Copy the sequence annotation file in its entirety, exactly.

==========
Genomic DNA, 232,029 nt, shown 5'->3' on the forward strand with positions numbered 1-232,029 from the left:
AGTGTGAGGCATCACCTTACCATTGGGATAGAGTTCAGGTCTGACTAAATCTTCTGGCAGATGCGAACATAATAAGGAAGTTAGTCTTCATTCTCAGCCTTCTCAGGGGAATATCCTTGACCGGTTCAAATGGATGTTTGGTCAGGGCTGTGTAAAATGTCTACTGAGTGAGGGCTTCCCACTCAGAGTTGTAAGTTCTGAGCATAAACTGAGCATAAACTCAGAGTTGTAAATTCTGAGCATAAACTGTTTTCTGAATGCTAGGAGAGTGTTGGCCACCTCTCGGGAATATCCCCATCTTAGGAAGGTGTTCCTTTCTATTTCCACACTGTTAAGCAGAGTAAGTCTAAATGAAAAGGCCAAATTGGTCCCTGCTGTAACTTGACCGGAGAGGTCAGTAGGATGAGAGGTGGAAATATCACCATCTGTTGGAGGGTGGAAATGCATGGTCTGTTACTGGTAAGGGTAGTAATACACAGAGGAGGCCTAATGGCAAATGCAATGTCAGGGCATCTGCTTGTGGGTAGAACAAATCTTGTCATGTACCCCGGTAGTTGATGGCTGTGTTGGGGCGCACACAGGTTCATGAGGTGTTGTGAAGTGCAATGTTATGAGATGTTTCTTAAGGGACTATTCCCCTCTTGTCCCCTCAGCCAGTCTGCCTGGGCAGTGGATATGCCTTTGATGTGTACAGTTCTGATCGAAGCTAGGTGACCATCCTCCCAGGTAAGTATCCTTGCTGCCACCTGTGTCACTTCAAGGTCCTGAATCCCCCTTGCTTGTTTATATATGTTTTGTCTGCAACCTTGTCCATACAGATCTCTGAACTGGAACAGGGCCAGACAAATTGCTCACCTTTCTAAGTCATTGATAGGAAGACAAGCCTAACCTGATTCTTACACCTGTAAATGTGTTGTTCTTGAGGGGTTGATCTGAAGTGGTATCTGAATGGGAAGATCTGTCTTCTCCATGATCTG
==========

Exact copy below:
Genomic DNA, 232,029 nt, shown 5'->3' on the forward strand with positions numbered 1-232,029 from the left:
AGTGTGAGGCATCACCTTACCATTGGGATAGAGTTCAGGTCTGACTAAATCTTCTGGCAGATGCGAACATAATAAGGAAGTTAGTCTTCATTCTCAGCCTTCTCAGGGGAATATCCTTGACCGGTTCAAATGGATGTTTGGTCAGGGCTGTGTAAAATGTCTACTGAGTGAGGGCTTCCCACTCAGAGTTGTAAGTTCTGAGCATAAACTGAGCATAAACTCAGAGTTGTAAATTCTGAGCATAAACTGTTTTCTGAATGCTAGGAGAGTGTTGGCCACCTCTCGGGAATATCCCCATCTTAGGAAGGTGTTCCTTTCTATTTCCACACTGTTAAGCAGAGTAAGTCTAAATGAAAAGGCCAAATTGGTCCCTGCTGTAACTTGACCGGAGAGGTCAGTAGGATGAGAGGTGGAAATATCACCATCTGTTGGAGGGTGGAAATGCATGGTCTGTTACTGGTAAGGGTAGTAATACACAGAGGAGGCCTAATGGCAAATGCAATGTCAGGGCATCTGCTTGTGGGTAGAACAAATCTTGTCATGTACCCCGGTAGTTGATGGCTGTGTTGGGGCGCACACAGGTTCATGAGGTGTTGTGAAGTGCAATGTTATGAGATGTTTCTTAAGGGACTATTCCCCTCTTGTCCCCTCAGCCAGTCTGCCTGGGCAGTGGATATGCCTTTGATGTGTACAGTTCTGATCGAAGCTAGGTGACCATCCTCCCAGGTAAGTATCCTTGCTGCCACCTGTGTCACTTCAAGGTCCTGAATCCCCCTTGCTTGTTTATATATGTTTTGTCTGCAACCTTGTCCATACAGATCTCTGAACTGGAACAGGGCCAGACAAATTGCTCACCTTTCTAAGTCATTGATAGGAAGACAAGCCTAACCTGATTCTTACACCTGTAAATGTGTTGTTCTTGAGGGGTTGATCTGAAGTGGTATCTGAATGGGAAGATCTGTCTTCTCCATGATCTG